BC marks second anniversary of UN Declaration with police violence
The most important thing about this situation is that it is against the law to forcibly remove Indigenous peoples from their territories. Exactly two years ago, the province of British Columbia passed Bill 41, the Declaration on the Rights of Indigenous Peoples Act (DRIPA), which recognizes the applicability of the United Nations Declaration on the Rights of Indigenous Peoples (UNDRIP) in provincial laws. Then, last year, the federal government passed a similar law, Bill C-15, which also confirms the applicability of UNDRIP in Canadian law.
There are many human rights protections recognized within UNDRIP: Article 3 speaks to the Indigenous right to self-determination; Article 10 prohibits forced removals of Indigenous peoples from our territories; Article 18 protects our right to engage in decision-making by representatives of own choosing; Article 26 recognizes Indigenous rights to our lands and resources; Article 29 protects the right to conservation and protection of our lands and resources; and Article 32 protects the right of Indigenous peoples to decide what happens on our lands and the right to free, prior and informed consent before any development occurs.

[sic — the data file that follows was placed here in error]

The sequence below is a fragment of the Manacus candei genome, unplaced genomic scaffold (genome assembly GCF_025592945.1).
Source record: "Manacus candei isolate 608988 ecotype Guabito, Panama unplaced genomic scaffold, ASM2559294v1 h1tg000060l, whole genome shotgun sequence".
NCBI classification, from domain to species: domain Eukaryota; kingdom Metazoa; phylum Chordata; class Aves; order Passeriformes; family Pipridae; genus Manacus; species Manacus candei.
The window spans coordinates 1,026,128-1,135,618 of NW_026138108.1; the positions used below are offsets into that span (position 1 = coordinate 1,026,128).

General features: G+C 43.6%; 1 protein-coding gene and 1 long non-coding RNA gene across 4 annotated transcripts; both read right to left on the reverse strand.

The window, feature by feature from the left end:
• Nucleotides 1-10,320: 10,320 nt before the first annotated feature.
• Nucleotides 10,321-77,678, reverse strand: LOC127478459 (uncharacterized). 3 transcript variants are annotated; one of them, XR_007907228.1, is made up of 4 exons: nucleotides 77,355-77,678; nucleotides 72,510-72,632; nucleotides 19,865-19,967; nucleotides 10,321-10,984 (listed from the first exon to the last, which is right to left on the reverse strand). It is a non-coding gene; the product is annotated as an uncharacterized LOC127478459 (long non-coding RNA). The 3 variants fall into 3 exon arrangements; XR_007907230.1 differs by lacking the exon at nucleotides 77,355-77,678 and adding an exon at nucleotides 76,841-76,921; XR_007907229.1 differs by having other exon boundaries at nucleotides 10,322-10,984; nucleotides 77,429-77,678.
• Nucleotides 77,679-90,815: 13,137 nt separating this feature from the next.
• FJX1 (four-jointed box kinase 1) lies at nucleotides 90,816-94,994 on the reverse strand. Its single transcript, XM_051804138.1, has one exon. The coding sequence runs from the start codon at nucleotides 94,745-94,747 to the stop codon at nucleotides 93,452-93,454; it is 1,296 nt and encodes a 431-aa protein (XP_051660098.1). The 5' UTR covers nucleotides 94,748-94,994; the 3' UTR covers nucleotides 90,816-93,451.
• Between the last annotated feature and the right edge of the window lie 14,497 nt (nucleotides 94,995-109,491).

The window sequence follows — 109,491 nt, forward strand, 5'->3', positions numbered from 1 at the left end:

It should also be noted that in December 2019 the United Nations Committee for the Elimination of Racial Discrimination (CERD) called on Canada to stop construction of the Coastal Gaslink pipeline, remove the RCMP and their weapons from Wet’suwet’en territory, protect Indigenous peoples from violence, and to respect with Indigenous peoples’ right to free, prior and informed consent.
Weeks later, the RCMP engaged in a campaign of forced removals and arrests along the pipeline route, inspiring hundreds of solidarity actions across the country. It was later brought to light that Canada’s national police force was prepared to shoot Indigenous people who were blocking pipeline construction.
Canada eventually responded to the UN CERD, in July 2020, with a weak interpretation of free, prior and informed consent (FPIC). In a November 2020 response, UN CERD Chair Yanduan Li rebuked Canada’s interpretation of FPIC as “a duty to engage in a meaningful and good faith dialogue with indigenous peoples and to guarantee a process, but not a particular result.” The committee reminded Canada that it means no decisions that affect Indigenous rights can be taken without FPIC. Canada is completely off-side on this issue.